Journal of Discourses

Public sermons by Mormon leaders from 1851-1886

True Happiness—Fruits of not Following Counsel—Popular Prejudice Against the Mormons—The Coming Army—Punishment of Evildoers

Remarks by President Brigham Young, Delivered in the Bowery, Great Salt Lake City, July 5, 1857.
Reported by G. D. Watt, J. V. Long.
True Happiness, Etc.

It rejoices my heart to hear the brethren testify of their faith and good feelings, and of their confidence in God and in their religion. It is a matter of rejoicing to me to see those who profess to love and serve the Lord live up to their professions.

Brother Park very correctly observed that if this people will actually do the will of those who are placed to lead them, they will be owned, honored, and blest of their God who dwells in the heavens. I can say, for one, that I cannot be pleased, I cannot be satisfied, I cannot feel to fellowship this people as I wish to do, unless they live their religion and serve their God every day, every hour, and every minute of their lives. There is no time allotted to us to use outside of the limits of duty. But, in doing our duty, in serving our God, in living our religion, in using every possible means to send forth the Gospel of salvation to the inhabitants of the earth, to gather Israel, and

establish Zion, and build up the kingdom of heaven upon the earth are incorporated all blessings, all comforts that men can desire.

It is a mistaken idea in the inhabitants of the earth to conclude that it will not do for them to yield obedience to the commandments of heaven, lest it should abridge them in their comforts and in their enjoyments; for there is no real peace, there is no real happiness in anything in heaven or on the earth, except to those who serve the Lord. In His service there is joy, there is happiness; but they are not to be found anywhere else. In it there are peace and comfort; but when the soul is filled with joy, with peace, and with glory, and is perfectly satisfied therewith a person even then has but little idea of that which is in store for all the faithful.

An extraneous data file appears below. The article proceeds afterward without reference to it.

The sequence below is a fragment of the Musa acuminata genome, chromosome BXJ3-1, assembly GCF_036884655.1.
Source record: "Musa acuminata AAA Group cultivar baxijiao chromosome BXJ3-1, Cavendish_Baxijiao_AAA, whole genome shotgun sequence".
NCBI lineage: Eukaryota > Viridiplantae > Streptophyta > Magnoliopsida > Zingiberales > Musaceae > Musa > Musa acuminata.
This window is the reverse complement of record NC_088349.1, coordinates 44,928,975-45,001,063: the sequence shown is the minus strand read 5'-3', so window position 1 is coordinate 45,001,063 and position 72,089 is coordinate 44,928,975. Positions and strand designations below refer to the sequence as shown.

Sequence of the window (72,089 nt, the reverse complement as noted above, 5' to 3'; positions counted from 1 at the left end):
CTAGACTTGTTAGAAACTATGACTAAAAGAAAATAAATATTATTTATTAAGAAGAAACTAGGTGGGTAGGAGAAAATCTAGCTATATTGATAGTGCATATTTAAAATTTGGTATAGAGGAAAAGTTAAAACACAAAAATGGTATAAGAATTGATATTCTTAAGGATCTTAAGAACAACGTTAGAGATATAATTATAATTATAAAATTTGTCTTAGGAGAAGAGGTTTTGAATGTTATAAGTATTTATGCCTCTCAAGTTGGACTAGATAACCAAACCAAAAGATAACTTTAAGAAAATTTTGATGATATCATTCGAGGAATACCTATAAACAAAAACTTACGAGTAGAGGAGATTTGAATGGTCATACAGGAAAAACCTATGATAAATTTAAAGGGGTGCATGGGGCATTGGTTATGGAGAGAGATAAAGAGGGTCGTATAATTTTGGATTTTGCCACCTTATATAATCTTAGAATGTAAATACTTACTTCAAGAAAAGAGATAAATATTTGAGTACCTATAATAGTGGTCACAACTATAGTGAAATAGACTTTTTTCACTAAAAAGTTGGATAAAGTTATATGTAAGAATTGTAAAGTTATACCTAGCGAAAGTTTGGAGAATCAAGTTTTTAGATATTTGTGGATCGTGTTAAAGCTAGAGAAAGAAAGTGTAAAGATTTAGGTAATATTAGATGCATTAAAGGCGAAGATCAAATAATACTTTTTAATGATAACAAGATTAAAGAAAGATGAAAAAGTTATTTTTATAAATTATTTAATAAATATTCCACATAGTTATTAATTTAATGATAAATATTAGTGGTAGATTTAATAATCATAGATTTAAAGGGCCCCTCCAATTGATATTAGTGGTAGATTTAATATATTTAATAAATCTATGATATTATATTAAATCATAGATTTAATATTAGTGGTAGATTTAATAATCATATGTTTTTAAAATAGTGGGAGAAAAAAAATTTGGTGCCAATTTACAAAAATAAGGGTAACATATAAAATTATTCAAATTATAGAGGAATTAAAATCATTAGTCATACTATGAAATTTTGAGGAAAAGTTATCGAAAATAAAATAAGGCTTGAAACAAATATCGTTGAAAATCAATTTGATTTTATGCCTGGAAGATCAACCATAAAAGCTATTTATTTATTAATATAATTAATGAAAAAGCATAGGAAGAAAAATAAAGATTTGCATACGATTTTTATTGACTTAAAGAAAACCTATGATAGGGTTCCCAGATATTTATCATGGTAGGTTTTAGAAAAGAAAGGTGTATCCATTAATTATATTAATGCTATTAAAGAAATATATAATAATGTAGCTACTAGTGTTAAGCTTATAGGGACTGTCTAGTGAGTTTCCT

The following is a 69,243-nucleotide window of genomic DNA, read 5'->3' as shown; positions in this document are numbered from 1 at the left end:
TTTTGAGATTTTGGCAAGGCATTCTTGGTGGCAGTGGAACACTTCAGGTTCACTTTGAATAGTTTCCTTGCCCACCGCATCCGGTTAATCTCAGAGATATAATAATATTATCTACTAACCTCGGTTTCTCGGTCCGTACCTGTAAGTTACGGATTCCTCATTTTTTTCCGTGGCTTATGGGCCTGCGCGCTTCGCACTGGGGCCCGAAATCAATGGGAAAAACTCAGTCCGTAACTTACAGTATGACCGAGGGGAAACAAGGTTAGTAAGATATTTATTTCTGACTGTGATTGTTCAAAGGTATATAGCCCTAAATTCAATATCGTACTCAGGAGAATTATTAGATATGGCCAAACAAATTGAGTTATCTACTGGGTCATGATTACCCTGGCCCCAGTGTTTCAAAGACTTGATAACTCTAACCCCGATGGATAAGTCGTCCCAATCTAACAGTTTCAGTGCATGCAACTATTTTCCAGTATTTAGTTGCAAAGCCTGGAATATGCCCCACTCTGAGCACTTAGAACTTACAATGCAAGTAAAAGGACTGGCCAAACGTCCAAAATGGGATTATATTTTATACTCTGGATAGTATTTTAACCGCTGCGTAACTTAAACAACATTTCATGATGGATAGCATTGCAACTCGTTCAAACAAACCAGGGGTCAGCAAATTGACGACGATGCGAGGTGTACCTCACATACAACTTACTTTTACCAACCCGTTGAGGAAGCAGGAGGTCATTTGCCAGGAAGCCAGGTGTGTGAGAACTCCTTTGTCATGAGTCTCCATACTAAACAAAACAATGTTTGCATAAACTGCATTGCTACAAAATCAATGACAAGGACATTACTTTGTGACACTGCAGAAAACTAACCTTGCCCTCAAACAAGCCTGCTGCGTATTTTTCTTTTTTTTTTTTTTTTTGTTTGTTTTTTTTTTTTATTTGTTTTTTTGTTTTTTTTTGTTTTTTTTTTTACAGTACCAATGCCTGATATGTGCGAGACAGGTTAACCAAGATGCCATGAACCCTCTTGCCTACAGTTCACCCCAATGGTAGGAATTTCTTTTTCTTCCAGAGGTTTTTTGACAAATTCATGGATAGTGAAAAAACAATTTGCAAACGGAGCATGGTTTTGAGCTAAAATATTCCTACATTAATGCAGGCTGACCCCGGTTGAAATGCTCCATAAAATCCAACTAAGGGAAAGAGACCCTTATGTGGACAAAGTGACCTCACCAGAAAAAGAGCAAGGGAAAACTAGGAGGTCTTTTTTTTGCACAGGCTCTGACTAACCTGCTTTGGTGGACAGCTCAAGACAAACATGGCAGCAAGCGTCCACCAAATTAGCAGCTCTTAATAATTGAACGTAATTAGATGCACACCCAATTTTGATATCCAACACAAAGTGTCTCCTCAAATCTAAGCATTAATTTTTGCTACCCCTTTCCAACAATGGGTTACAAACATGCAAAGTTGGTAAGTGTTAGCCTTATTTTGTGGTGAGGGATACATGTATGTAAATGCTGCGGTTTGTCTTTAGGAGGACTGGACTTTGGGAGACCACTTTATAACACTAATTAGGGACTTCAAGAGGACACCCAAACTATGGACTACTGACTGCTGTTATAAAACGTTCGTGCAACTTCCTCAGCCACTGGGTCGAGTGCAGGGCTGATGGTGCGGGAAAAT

Thrust a man into prison and bind him with chains, and then let him be filled with the comfort and with the

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glory of eternity, and that prison is a palace to him. Again, let a man be seated upon a throne with power and dominion in this world, ruling his millions and millions, and without that peace which flows from the Lord of Hosts—without that contentment and joy that comes from heaven, his palace is a prison; his life is a burden to him; he lives in fear, in dread, and in sorrow. But when a person is filled with the peace and power of God, all is right with him.